NTIA Official Says Rural Broadband Funds Do Not Disqualify Area from New Broadband Monies

While NTIA will interpret grant funding under the law, it’s up to states to determine where to allocate money.



Justin Perkins and Scott D. Woods on a Zoom video call

January 19, 2022 – The federal government agency charged with the task of doling out the $42.5 billion of broadband infrastructure funding hasn’t ruled out the idea of letting grant applicants use the money allocated to them from the Infrastructure, Investment and Jobs Act to cover areas that will also be covered from grants given to projects from the Rural Digital Opportunity Fund.

The Commerce Department’s Scott D. Woods said the “policy team is working on [this]” and to “stay tuned” to further announcements. As a general rule, areas don’t “have federal assets for the similar purposes in the same area,” but there are “nuances to that.”

Woods is the National Telecommunications and Information Administration’s director of the Office of Minority Broadband Initiatives at the agency’s Office of Internet Connectivity and Growth.

He made the remark during a recent “Ask Me Anything” interview with Broadband Breakfast Reporter Justin Perkins. Broadband Breakfast is a sister publication to Broadband.Money and is a privately-run media and conference company headquartered in Washington, D.C.

Grant applicants concerned about this specific issue should submit questions about it for the record in comments they should submit to the NTIA, Woods said. All comments are due February 4, 2022.

The Federal Register notice and instructions on how to file comments is here.

More information, including the NTIA’s  scoring criteria for grant applications, will be found in the Notice of Funding Opportunity coming out in May.

Doug Dawson, an influential broadband consultant of CCG Consulting (and blogger) wrote a blog post early January implying that RDOF covered areas wouldn’t be eligible for IIJA grant funding.

During the AMA, Woods took questions from the Broadband.Money community and discussed IIJA’s compatibility with RDOF, expectations for state plans, private-public partnerships, and the role of the community.

While the NTIA will be interpreting the terms of the grant funding as laid out in the IIJA, it’s up to the states to determine where to allocate the money.

The “state plans…ultimately have to reflect the needs of the unserved [and] underserved communities,” Woods said.

Perkins also emphasized how important it is “for the communities to give their input sooner rather than later, so that the NTIA can develop regulations that are really going to reflect the needs that these broadband programs are asking for.”

Despite the expedited timetable laid out in the IIJA, Woods said that states should be ready to submit rigorously-planned proposals to the NTIA when they ask for federal funding for their five-year broadband plans.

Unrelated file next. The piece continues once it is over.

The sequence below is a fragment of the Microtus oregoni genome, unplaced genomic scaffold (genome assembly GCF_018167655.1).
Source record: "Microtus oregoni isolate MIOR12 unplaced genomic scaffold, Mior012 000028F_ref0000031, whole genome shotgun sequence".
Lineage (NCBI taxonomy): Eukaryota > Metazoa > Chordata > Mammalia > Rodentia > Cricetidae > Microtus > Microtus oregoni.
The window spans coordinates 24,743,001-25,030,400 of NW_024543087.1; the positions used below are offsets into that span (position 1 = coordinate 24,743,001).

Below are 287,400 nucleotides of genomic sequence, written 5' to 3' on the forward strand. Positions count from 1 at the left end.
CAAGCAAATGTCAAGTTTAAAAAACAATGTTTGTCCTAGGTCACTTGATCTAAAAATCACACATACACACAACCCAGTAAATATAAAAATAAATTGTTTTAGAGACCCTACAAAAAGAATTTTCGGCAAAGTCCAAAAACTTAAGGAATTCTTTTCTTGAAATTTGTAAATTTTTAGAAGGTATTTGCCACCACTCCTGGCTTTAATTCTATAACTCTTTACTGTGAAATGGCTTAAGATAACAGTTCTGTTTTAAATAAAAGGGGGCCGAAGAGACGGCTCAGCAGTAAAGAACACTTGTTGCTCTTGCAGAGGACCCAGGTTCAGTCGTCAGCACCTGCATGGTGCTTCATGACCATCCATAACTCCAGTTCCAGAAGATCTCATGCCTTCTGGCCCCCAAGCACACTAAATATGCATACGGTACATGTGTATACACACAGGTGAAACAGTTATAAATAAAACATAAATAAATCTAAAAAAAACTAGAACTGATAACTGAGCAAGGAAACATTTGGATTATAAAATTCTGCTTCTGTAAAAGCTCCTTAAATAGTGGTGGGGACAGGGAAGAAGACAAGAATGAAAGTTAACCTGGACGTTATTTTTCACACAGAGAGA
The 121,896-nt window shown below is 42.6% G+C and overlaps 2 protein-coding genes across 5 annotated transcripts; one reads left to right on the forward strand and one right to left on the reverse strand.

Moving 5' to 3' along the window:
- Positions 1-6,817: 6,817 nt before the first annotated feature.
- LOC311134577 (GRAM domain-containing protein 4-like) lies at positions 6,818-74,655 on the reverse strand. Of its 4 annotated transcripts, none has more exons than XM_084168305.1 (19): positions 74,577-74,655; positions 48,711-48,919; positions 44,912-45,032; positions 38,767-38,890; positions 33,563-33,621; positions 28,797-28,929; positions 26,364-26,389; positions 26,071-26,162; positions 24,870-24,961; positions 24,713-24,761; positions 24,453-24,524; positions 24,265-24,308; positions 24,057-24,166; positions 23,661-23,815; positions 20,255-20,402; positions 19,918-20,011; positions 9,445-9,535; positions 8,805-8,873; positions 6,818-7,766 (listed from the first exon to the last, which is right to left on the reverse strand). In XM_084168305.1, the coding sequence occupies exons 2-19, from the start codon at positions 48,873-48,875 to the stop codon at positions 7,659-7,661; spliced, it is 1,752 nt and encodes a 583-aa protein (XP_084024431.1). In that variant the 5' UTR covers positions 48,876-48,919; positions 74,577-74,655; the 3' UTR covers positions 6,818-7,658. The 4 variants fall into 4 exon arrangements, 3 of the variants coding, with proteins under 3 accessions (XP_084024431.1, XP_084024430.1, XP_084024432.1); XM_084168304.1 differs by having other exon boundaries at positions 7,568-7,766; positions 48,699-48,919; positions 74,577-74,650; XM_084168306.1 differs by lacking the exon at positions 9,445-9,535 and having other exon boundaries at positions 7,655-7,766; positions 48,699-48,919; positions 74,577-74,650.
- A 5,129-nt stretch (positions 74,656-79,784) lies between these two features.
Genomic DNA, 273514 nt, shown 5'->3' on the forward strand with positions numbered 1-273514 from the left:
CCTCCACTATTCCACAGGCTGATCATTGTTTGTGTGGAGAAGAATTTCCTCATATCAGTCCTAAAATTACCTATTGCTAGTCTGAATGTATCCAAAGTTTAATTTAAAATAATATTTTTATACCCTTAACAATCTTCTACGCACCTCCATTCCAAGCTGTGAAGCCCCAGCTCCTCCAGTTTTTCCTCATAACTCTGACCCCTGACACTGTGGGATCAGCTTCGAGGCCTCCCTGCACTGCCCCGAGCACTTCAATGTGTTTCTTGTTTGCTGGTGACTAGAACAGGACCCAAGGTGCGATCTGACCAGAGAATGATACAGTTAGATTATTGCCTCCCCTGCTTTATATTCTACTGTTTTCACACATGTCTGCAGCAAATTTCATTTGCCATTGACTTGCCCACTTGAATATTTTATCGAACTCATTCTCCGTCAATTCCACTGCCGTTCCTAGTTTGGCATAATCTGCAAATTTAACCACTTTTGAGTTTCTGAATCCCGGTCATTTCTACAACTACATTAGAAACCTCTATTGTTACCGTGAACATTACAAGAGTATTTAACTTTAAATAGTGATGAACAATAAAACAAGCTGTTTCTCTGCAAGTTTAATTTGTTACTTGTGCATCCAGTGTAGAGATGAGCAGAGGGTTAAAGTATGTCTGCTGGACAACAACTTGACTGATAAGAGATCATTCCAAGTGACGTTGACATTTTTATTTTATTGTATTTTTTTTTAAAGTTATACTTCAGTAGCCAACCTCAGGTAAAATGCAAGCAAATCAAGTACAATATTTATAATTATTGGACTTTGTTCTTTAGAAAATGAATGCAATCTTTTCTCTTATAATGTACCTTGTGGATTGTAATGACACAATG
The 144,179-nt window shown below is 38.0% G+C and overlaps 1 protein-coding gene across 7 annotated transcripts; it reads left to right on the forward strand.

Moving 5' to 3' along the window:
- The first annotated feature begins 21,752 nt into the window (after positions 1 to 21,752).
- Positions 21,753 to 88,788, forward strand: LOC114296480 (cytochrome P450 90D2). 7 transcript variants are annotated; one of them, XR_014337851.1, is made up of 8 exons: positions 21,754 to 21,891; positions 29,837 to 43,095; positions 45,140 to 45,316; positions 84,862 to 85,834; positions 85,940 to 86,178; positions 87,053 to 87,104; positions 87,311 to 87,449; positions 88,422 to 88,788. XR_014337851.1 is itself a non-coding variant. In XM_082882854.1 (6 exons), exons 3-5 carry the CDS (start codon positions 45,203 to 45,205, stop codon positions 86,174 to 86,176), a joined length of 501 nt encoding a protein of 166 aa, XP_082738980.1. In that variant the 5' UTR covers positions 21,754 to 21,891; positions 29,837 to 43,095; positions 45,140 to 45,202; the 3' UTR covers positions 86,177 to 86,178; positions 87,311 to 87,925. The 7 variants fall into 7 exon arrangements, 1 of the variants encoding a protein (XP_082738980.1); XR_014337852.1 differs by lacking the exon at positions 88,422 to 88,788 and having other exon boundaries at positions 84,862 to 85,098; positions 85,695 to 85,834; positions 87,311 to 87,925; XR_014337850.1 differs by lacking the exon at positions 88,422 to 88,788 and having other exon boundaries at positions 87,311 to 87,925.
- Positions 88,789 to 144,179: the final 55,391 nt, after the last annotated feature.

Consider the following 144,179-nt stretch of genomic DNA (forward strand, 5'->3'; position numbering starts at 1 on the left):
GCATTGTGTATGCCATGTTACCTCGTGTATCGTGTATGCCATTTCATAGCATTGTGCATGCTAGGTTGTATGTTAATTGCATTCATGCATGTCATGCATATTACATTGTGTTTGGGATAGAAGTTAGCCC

Some states don’t have any formal broadband offices in place, but most already have some basic organizational structures. Woods said that the NTIA is there to help states that might need more hand-holding through the grant application process.

Role of public-private partnerships

Woods also discussed the importance of private-public partnerships.

These partnerships will help with infrastructure, as well as “equity, inclusion, [and] adoption,” he said.

Public-private partnerships are built on “trust and transparency,” said Woods.

“There’s a lot of work to do, as well,” said Woods. “Trust is based on your words and your actions.”

One community member asked when the NTIA will announce its decisions on its $288 million for broadband infrastructure program, a separate broadband program funded under the 2021 appropriation bill. Woods said to check NTIA’s website, and that these announcements will be coming “soon.”

Woods also emphasized the importance of the role of the community to the forthcoming years-long broadband buildout. Everyone need to “provide information, to provide data, to provide feedback on what’s needed in the community.”

Instead of favoring one technology over another, such as fiber over wireless, the NTIA is going to “leave it to the states…to adopt what best works for them and their communities.”

“There’s a role for all technologies,” he said.

A version of this piece was originally published on Broadband.Money on January 19, 2022. You can find out more about Broadband.Money‘s past and future events and AMAs here. Don’t forget to come and participate in our discussion on Friday over who should receive IIJA money, in your opinion, and our Friday, January 28, 2022, Ask Me Anything! event With Ben Bawtree-Jobson, CEO @ SiFI Networks.